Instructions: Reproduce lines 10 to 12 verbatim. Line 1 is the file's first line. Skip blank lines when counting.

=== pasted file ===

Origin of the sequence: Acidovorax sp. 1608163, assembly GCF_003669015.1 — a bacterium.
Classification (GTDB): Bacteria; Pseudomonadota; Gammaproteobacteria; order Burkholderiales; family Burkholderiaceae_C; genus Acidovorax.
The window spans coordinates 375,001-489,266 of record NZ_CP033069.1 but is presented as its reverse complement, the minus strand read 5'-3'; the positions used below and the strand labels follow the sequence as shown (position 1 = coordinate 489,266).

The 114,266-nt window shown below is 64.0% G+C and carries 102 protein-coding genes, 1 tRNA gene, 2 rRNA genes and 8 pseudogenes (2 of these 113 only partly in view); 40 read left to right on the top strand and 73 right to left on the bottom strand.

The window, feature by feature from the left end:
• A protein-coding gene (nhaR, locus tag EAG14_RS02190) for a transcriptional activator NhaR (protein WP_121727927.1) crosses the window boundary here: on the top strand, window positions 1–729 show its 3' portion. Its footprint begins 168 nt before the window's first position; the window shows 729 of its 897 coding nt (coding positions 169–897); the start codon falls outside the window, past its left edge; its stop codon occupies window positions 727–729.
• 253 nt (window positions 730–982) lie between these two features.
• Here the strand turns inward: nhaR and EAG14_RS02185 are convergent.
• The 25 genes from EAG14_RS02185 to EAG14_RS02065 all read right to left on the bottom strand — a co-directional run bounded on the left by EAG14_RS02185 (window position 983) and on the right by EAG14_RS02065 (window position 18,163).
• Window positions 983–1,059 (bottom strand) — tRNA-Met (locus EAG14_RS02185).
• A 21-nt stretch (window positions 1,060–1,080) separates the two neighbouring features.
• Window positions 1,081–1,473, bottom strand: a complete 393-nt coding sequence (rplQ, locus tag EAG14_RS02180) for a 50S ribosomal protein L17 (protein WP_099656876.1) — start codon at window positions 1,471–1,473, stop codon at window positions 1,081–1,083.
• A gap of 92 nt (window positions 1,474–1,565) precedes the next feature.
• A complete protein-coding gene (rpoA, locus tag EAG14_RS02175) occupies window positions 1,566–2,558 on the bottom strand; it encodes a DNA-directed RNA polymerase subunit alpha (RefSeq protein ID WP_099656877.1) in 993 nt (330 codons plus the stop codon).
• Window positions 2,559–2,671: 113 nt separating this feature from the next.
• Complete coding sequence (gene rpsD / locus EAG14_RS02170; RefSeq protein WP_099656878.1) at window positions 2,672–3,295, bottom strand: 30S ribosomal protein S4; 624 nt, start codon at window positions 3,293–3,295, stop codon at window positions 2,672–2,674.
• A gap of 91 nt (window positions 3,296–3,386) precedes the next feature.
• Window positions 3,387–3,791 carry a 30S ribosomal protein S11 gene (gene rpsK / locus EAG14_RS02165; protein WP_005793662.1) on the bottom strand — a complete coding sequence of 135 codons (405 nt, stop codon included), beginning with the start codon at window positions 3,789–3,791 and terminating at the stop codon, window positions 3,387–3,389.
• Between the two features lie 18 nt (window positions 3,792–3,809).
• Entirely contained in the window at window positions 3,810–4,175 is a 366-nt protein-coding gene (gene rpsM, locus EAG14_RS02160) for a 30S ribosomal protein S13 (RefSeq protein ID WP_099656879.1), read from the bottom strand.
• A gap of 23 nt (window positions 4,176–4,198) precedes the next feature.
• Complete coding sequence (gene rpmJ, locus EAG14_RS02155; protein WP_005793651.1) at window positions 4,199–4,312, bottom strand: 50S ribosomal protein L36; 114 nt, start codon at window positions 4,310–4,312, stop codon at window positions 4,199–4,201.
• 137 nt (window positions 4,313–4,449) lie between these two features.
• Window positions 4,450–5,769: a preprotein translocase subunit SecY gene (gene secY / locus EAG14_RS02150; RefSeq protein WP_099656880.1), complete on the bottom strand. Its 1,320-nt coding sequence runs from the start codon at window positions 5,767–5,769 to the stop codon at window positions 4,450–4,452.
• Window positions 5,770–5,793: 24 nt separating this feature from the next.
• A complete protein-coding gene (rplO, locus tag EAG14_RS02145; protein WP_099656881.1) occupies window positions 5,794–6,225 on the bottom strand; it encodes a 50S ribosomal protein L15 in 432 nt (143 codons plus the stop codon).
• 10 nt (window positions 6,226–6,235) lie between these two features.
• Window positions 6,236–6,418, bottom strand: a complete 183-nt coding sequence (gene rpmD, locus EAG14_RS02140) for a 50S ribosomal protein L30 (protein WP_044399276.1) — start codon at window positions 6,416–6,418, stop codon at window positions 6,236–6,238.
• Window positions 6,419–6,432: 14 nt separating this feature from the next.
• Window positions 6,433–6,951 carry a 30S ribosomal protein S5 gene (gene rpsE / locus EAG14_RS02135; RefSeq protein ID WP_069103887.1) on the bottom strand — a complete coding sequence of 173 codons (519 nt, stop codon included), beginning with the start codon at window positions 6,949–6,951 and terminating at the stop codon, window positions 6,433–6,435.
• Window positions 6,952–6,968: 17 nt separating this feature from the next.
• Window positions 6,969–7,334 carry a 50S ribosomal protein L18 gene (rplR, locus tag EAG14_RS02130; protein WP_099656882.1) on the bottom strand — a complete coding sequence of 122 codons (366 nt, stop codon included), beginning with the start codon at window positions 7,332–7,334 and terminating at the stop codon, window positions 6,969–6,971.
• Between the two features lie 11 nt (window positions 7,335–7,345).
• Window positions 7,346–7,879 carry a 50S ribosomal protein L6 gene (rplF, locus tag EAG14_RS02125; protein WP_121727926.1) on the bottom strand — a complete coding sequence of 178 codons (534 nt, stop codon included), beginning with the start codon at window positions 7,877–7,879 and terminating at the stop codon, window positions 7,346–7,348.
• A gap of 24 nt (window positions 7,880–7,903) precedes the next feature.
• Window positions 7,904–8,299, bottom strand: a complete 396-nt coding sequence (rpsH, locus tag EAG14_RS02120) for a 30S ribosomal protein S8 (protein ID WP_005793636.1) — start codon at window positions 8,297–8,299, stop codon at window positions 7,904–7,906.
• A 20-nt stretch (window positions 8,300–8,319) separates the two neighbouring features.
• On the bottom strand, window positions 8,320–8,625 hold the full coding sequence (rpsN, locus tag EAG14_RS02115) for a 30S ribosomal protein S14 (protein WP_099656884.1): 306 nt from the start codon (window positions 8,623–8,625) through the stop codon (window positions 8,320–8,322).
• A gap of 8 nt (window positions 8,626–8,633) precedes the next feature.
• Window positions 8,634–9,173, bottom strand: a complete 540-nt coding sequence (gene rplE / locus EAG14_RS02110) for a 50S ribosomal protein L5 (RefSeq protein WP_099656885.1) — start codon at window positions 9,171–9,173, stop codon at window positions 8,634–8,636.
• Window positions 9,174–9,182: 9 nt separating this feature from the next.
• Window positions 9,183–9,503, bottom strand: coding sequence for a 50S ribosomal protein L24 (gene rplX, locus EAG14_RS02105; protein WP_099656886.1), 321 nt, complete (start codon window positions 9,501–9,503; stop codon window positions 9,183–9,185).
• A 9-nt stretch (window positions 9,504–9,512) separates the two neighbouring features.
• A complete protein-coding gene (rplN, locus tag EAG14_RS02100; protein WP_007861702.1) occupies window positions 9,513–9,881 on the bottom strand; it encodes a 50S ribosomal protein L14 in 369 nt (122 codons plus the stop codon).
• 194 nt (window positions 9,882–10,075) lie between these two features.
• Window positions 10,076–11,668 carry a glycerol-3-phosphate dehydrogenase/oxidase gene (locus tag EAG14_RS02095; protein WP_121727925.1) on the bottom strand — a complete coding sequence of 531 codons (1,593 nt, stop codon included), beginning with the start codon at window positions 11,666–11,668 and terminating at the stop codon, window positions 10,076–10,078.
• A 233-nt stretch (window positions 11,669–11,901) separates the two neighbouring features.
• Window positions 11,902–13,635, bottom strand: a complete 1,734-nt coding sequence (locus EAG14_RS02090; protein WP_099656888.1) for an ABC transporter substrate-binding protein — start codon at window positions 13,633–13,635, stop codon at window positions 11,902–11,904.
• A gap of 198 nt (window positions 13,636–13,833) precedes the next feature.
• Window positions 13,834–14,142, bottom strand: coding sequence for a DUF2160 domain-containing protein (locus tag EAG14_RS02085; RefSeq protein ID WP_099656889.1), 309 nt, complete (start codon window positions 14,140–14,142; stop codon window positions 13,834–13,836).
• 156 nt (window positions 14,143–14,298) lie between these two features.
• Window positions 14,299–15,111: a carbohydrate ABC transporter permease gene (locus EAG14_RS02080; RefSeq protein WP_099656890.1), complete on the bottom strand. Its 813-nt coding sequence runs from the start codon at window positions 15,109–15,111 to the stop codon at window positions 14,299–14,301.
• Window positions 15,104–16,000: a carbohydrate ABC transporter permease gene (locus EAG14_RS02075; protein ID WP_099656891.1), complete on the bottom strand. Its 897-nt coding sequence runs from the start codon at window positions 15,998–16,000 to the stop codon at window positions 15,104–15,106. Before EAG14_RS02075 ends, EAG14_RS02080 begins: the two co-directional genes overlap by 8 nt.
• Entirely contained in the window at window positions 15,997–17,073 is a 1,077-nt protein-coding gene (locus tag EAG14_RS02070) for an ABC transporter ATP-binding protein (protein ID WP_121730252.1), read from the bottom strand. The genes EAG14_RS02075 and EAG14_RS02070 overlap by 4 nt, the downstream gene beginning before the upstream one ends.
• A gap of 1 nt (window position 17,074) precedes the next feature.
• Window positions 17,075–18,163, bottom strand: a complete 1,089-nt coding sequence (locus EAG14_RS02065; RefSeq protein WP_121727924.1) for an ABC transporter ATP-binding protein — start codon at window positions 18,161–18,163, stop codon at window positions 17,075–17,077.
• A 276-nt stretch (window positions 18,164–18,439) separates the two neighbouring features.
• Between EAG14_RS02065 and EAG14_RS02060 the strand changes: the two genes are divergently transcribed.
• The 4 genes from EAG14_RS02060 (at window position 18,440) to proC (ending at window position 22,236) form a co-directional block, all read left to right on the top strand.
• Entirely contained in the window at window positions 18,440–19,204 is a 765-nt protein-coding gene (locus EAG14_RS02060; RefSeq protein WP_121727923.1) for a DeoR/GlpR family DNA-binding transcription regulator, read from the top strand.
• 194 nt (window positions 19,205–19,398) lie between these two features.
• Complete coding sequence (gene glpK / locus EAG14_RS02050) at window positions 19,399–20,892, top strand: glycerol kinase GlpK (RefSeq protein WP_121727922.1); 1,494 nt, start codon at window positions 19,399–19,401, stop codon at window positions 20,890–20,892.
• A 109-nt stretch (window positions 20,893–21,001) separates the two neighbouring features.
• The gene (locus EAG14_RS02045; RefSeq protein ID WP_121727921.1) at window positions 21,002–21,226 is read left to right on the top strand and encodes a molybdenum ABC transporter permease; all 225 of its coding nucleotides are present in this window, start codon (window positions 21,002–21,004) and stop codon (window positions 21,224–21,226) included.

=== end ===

• Window positions 983–1,059 (bottom strand) — tRNA-Met (locus EAG14_RS02185).
• A 21-nt stretch (window positions 1,060–1,080) separates the two neighbouring features.
• Window positions 1,081–1,473, bottom strand: a complete 393-nt coding sequence (rplQ, locus tag EAG14_RS02180) for a 50S ribosomal protein L17 (protein WP_099656876.1) — start codon at window positions 1,471–1,473, stop codon at window positions 1,081–1,083.